When I look at my father, I see a man who is different than me. He raised me (along with my mother), and I would say he did a damn fine job. But somehow in the process of teaching me the basics, I don’t think he ever realized that one day I would be challenging him as much as I currently do.
My father and I are composed of vastly different chemical makeups.
He has a short fuse, perhaps the shortest fuse of anyone I have ever met. He could spill his coffee by accident and proceed to curse, sigh and shake his head in one distinct motion — that’s how good he is at being sometimes unbearable. I, on the other hand, would be described by a 17-year-old as being very ‘chill.’ Not too many things bother me and drive me up a wall so high that I don’t seem to quickly gain my footing and slowly ascend back to ground level. If I spilled my cup of lemonade, I would probably mutter “dammit” and then proceed to clean up said mess.
We have different ideologies on life, most especially religion. My father grew up in a family that was composed of devout Catholics, and he has gone through deaths in his own immediate family and other life-changing experiences to remain a close follower. I, however, recently developed revised thoughts on religion (see my blog post: Keeping the faith where it belongs: In humanity) and am quite involved in dissecting what’s real from what’s fiction. But my father likes to hear what he wants to hear. As a conservative, he would rather watch Fox News than MSNBC (for obvious reasons). But if I point out said obvious reasons, my dad will just shrug it off and try to come up with some other reason for why Democrats are pompous assholes.
He has firm convictions, which I respect. But to prove him wrong or debate him on something, whether it be what sports team is best or why religion is based on numerous misconceptions, he doesn’t have the time to listen. He doesn’t want to listen, which is part of the problem. I always envisioned having that special father-son relationship that revolved around intelligently talking about our Detroit Red Wings hockey team or discussing the most asked questions revolving reality and each human’s place in life, but those conversations don’t really take place all that much.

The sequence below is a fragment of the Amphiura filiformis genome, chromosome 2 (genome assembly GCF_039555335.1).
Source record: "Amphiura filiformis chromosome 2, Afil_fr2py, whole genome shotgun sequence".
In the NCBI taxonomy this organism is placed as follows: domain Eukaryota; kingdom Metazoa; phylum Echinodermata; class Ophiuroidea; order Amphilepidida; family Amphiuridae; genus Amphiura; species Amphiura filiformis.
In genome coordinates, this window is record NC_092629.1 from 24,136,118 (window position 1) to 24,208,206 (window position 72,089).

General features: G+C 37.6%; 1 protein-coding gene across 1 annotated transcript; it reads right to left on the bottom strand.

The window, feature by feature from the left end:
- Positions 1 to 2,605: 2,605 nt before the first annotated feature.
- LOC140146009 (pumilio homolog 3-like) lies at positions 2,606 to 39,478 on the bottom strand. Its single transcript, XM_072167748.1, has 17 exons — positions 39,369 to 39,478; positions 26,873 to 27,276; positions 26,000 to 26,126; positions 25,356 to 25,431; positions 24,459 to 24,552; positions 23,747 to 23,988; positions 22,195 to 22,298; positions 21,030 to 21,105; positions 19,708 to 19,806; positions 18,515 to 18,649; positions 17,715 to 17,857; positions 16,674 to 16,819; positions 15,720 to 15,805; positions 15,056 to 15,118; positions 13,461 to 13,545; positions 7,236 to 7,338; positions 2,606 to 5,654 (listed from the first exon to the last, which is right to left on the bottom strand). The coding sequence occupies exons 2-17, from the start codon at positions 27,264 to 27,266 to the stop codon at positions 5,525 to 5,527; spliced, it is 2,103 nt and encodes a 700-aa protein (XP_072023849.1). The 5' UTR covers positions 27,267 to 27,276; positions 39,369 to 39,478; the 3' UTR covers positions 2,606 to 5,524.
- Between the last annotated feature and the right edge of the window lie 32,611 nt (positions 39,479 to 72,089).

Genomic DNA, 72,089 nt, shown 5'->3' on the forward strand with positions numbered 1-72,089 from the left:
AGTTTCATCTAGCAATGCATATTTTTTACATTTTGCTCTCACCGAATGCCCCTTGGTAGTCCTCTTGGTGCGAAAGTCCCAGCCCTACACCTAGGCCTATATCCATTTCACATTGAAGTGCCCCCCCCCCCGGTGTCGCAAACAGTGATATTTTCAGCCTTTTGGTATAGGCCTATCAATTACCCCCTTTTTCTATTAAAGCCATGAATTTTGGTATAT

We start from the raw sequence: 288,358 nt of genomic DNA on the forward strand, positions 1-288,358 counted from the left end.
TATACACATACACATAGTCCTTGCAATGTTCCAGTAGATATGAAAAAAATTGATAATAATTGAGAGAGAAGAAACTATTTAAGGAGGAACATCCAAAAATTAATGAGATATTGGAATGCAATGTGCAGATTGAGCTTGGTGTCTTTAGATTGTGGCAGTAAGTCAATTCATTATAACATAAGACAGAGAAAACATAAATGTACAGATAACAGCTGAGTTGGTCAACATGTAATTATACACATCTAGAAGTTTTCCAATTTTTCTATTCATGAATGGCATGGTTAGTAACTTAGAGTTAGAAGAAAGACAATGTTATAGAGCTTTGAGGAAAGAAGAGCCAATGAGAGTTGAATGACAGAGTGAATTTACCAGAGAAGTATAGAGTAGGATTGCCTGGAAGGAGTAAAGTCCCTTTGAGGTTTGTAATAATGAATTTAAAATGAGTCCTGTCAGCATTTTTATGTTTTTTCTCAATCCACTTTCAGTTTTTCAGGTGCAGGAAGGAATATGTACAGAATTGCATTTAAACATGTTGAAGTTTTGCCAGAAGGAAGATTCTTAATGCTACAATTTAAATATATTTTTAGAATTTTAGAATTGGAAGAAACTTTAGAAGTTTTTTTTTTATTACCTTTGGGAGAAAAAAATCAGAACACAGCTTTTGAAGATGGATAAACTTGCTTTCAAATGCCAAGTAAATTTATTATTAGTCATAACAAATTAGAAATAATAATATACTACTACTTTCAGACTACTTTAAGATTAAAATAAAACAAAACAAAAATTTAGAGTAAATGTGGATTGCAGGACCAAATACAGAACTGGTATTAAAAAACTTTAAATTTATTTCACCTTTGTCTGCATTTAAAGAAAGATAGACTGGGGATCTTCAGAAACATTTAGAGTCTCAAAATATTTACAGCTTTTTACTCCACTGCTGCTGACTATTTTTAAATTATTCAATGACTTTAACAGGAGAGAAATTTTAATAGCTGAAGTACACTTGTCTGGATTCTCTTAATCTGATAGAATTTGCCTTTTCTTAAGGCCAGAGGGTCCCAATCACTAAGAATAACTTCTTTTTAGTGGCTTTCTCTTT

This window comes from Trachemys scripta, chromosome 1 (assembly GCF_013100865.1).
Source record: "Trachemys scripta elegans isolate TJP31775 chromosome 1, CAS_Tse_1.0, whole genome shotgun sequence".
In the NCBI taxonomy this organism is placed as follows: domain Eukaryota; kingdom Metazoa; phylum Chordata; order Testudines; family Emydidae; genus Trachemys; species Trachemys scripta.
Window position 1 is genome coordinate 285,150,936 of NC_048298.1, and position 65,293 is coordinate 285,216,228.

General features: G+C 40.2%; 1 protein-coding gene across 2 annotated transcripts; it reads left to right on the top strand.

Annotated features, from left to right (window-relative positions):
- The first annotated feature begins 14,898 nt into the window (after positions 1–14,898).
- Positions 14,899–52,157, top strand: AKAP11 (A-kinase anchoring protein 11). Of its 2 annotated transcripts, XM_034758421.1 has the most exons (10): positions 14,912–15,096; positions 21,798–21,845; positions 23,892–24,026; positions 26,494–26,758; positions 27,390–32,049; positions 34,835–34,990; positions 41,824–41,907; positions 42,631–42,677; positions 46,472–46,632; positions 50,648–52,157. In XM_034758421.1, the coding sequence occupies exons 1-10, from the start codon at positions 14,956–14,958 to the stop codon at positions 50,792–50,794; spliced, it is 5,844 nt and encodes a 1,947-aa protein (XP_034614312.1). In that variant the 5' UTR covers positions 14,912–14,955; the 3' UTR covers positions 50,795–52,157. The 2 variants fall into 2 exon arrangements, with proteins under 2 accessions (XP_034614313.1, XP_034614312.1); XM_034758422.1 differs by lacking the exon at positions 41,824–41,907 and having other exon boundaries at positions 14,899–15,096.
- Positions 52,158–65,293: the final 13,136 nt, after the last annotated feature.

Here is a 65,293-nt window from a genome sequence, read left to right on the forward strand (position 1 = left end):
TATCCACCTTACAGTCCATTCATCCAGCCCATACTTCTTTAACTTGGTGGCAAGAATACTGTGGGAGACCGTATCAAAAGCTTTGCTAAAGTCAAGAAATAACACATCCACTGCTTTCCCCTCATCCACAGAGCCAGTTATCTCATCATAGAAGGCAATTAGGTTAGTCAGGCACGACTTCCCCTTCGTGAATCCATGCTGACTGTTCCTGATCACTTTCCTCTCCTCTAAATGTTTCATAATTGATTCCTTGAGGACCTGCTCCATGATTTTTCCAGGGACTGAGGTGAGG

Mainly because the desire to have such things no longer encompasses me.
It’s honestly real strange to think about not only my relationship with my father, but my mother as well. I feel like the mouse who has found the block of cheese in the middle of the maze and is ready to go through another maze to find more cheese. And my parents don’t seem to understand that all that much, with my mom being the parent who is more clueless about what I want in life right now. Some days even I am clueless, but I have learned to keep that kind of stuff stashed away when my parents are around. We can talk about the weather or baseball or my cousin’s brand new baby boy, but work and the future are topics I would rather not discuss. The discourse just turns into my parents acting as if I know absolutely nothing about the real world, and me just walking away from two people who have never adapted to this new generation.
I always found that odd: My parents are of the “baby boomer” generation, not following their parents’ rules and running amok around town, smoking joints on football fields and saying how things were ‘quite groovy’ at the disco club. As someone in their mid-20s, I thought the relationship between my parents and me would be stronger at this point, not the other way around.
But I just try to embrace what I have with them for as long as I am around them. I want to traverse the globe, meet new people and experience new things. My parents (and their brothers and sisters) have never even lived out of the state of Michigan. Only one of my cousins (the only male besides me in my extended family in regards to being 35 and younger) ever lived out of state, and that was when he interned in California right out of college. And I kind of look up to my cousin more than my parents in regards to making certain life decisions, mainly because he has gone out of his comfort zone and just “went for it.”
Well, I want to go for it as well. And I can thank my mother and father for molding me into a child who has dreams and visions of success and living life to the fullest, the way it is meant to be lived. Even with all the disagreements and static conversation, I feel like I am still somehow getting through to them. Or at least I hope.
I wouldn’t be the type of person I am without them guiding me along and putting me on the right path. Someday, I think they will be quite proud of the son they helped mold and they too will realize how much input they had on me being the person I am today. That will appease them more than anything, and we can all agree on that.